# [EM] Monotonicity and the Muller-Satterthwaite Theorem

Alex Small asmall at physics.ucsb.edu
Fri Oct 25 12:38:23 PDT 2002

```I figured out the Muller-Satterthwaite Theorem, which says that monotonic
and pareto efficient election methods are dictatorial.  The definition of
monotonicity in that theorem is not the one I've normally heard.  For the
details, see Reny, _Econ Lett._, v. 70, p.99 (2001).  I'll sketch out the
idea:

Consider a set of voters with preference orders {L_i}, where L_i is the
preference order of the i'th voter and {L_i} is the set of all preference
orders.  Say that the winner of the election is A.

The method is monotonic if the following holds:  Consider a new set of
voters with preference orders {M_i}.  If L_i ranks A above a particular
candidate, then M_i also ranks A above that candidate.  If the election
method once again elects A then it is monotonic.

Plurality flunks this definition.  Consider two electorates:

34 voters:  A>B>C
33 voters:  B>C>A
33 voters:  C>B>A

A is the plurality winner.

Now, shift 2 voters from the B>C>A category to the C>B>A category.  Every
voter who ranked A above B still does so, and every voter who ranked A
above C still does so.  However, C now wins.  By the above definition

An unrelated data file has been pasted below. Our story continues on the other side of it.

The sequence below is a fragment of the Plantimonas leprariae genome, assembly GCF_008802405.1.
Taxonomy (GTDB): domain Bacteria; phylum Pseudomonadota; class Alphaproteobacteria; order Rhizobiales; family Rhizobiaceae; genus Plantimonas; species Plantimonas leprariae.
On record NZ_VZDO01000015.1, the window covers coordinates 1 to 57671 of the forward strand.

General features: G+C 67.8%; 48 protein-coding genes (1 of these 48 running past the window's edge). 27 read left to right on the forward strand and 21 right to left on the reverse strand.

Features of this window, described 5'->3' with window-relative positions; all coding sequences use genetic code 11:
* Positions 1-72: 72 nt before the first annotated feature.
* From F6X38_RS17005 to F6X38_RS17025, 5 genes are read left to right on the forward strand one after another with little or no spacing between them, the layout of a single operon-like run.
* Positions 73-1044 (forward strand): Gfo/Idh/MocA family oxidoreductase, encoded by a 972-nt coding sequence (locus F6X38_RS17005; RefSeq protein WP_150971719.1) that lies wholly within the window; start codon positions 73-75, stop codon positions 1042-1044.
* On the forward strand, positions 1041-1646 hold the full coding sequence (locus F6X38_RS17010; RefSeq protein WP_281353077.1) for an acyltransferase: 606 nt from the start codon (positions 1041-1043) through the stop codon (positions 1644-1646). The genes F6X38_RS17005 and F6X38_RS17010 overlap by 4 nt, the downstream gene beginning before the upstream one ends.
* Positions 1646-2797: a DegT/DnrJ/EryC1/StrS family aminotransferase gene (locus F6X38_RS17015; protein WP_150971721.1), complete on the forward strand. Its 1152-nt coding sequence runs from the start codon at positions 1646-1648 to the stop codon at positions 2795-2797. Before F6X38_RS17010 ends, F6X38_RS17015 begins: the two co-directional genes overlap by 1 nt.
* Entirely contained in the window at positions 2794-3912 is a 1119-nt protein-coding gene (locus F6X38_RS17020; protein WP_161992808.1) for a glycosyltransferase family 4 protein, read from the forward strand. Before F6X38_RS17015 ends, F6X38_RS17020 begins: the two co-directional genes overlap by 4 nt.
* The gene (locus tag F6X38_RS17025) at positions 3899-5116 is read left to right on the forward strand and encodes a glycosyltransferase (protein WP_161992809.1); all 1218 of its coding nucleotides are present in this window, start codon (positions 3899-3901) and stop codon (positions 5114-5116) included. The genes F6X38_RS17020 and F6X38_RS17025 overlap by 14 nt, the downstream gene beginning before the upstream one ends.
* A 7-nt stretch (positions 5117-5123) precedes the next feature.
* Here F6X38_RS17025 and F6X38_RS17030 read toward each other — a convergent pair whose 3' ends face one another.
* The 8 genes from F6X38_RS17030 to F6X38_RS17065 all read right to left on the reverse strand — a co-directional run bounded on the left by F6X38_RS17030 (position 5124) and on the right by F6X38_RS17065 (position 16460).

plurality is not monotonic.

This definition of monotonicity, although certainly valid and perhaps
useful for some analyses, is more restrictive than the one I've always
heard.  Roughly speaking, this definition states that as long as A does
not _lose_ any support he should still win.  This is more restrictive than
saying that A should still win if voters upgrade their ranking of A
without changing the relative rankings of other candidates.

Hmm, I'm not sure if any ranked methods pass that criterion.  I'd have to
think about it.  Anyway, it's something to be aware of when discussing
election methods with other people:  If we say "Condorcet is monotonic"
they might come back with a definition of monotonicity that Condorcet does
not pass.  The argument then becomes "What does this word mean?" rather
than "Is this feature of a given method undesirable?"

Alex

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